I had been. Martina isn’t rude and nasty, she’s on the ASD spectrum and often has no idea what’s appropriate to say and what’s rude. Despite that, she has a big, beautiful heart and I ended up leaving my then girlfriend and hooking up with her, even though I’d only ever talked to her online. 

It didn’t matter I hadn’t met her in person, I completely fell for her. I’d rush home from work to chat with her. She’d stay up late to say good morning to me before I went to work. If I had good news, I couldn’t wait to tell her, and when I was upset she’d be there for me, promising me I’d feel better soon.  

When I did finally meet her…. oh my god. I ran across the airport and jumped into her big, tall arms. It was like something out of a movie, I was sobbing just to finally be able to touch her. 

Long story short, she left the Czech Republic and moved to Australia to be with me, got permanent residence and married me, and hopefully we’ll live happily ever after! :)

Get To Know Me Better

I was tagged by @shockwaveprime!

Countries I’ve lived in: USA

Favorite Fandom: Of course, I have many, but currently? Transformers.

Spoken Language: English, but hope to learn Czech or Russian at some point.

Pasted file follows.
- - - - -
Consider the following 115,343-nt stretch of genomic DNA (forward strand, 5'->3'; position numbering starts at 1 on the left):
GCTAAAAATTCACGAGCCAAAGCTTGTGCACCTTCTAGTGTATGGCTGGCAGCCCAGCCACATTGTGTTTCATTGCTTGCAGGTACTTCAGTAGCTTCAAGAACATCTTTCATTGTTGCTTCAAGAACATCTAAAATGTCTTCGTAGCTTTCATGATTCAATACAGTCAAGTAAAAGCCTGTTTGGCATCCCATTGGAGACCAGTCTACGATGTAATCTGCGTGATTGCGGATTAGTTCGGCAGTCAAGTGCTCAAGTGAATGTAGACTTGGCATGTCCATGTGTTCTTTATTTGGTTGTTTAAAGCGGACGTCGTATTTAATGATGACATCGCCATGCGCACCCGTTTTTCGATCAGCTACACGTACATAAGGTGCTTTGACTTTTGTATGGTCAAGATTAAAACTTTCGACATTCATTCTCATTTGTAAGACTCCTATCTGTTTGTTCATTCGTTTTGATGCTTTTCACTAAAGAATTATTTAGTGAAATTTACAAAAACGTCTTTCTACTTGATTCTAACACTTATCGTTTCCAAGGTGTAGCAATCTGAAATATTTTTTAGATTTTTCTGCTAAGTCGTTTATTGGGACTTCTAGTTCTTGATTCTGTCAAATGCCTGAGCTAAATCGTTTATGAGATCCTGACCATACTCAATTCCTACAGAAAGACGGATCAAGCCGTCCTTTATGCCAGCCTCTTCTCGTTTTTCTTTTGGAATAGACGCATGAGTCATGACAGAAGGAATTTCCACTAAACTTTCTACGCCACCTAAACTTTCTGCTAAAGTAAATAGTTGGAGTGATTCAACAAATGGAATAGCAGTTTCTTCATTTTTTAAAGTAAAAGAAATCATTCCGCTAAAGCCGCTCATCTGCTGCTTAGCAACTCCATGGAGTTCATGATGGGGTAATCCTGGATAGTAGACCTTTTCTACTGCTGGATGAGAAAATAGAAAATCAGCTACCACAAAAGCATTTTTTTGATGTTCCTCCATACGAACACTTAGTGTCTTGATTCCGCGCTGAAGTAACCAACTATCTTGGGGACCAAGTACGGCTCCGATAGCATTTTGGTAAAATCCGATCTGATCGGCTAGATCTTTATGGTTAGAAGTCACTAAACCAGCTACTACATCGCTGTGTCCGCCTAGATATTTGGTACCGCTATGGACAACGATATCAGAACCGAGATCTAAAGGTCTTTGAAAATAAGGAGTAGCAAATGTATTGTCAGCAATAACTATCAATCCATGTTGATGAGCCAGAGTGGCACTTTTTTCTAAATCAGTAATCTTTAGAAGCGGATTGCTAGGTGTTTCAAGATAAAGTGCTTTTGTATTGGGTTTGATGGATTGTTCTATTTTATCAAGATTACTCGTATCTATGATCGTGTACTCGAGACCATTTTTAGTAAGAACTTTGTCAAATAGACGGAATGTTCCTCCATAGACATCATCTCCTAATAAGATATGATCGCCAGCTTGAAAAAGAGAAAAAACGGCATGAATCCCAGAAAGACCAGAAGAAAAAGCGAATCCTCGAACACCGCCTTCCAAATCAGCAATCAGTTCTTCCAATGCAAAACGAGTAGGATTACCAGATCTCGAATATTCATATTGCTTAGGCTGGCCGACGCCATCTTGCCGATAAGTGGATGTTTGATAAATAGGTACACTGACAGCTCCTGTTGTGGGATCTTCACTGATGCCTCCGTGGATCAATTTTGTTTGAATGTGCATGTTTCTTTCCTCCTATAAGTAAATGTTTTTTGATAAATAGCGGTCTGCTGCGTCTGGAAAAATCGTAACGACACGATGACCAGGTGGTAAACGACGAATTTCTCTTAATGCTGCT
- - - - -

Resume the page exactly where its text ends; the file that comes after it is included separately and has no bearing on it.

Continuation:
Favorite 2015 Movie: Star Wars Episode VII: The Force Awakens

Last Read: Magnus Chase and the Sword of Summer

Shuffle Your Music(3 Song): Castle by Halsey, Counting Stars by One Republic, and I Lived by One Republic

Last Thing You Bought Online: “Zero Hour Part Two” of Star Wars Rebels

Phobias: Members of my family dying, war, and I have claustrophobia

How would would your friends describe you?: Nice when I want to be, sarcastic and kind of murderous

If you had any spare cash, what would you buy with it?: I would use it to buy books, movies, or maybe some new electronics

I shall tag @tmnthood2, @lovemystarwars, @nerdsoka and @nerdy-tom-boy

Hello, my name is Sylvie. I live in the Czech Republic with my brother Andrej, he is an autistic boy. He loves the world of animals and especially dinosaurs, your game Saurian for him is very important. I am writing to you with a request to publish the fan art that you recently sent the nickname Adik. He is very sad that you still have not released him forever and I can not explain that you’re busy. I am sorry that this report to trouble you, but he is so enthusiastic about your work, I constantly translate your articles to him, and he rejoices in each of your new post. You will understand what I wrote, I’m not too good in English. We wish you all a happy Easter .

#icymi  ~  In addition to showing on BBC One in the UK and FX in the US/Canada, TABΘΘ will be available to subscribers of HBO in Europe! It premieres